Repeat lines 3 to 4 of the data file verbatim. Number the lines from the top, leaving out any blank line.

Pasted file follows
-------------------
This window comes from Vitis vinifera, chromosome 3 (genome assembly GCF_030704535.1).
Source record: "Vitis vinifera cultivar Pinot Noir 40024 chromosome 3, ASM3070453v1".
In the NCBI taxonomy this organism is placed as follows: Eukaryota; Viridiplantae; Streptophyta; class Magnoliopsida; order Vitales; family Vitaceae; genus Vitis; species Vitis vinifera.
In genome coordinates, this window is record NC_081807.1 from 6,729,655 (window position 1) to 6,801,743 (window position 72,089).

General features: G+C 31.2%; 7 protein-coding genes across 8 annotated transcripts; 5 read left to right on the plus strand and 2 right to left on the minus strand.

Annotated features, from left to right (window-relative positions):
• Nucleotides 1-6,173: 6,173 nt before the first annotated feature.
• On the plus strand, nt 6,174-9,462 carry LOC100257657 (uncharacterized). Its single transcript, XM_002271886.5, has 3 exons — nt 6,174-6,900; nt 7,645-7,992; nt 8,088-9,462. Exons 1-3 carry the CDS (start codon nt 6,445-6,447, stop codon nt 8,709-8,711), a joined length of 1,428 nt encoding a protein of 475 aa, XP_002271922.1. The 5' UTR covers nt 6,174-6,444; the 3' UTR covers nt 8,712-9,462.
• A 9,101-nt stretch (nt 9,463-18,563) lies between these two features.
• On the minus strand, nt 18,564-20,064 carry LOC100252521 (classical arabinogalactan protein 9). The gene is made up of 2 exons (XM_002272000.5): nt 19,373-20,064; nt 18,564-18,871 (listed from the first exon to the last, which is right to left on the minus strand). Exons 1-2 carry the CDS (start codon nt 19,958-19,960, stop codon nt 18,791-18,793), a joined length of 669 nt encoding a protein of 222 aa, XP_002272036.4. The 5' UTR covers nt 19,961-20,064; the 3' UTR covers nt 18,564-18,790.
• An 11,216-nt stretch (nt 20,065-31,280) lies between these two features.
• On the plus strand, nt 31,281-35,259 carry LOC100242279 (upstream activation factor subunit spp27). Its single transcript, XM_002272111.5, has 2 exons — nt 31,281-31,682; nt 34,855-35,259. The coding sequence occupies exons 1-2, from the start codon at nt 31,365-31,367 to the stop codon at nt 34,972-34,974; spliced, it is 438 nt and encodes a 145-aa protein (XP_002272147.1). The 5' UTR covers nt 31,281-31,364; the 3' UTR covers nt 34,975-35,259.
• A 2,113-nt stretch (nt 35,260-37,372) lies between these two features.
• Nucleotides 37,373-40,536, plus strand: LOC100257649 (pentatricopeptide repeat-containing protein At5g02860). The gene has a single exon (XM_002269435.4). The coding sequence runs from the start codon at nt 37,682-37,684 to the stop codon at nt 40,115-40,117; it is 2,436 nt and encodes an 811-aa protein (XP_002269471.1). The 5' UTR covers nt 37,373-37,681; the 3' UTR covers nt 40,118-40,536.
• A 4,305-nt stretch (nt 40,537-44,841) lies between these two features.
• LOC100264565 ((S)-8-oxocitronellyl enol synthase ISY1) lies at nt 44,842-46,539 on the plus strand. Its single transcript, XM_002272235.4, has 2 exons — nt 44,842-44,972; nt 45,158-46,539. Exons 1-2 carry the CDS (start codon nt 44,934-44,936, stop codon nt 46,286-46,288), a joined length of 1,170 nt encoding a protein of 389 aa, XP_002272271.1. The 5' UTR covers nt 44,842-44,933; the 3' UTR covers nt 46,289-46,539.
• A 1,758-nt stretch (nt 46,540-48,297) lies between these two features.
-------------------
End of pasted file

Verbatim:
In the NCBI taxonomy this organism is placed as follows: Eukaryota; Viridiplantae; Streptophyta; class Magnoliopsida; order Vitales; family Vitaceae; genus Vitis; species Vitis vinifera.
In genome coordinates, this window is record NC_081807.1 from 6,729,655 (window position 1) to 6,801,743 (window position 72,089).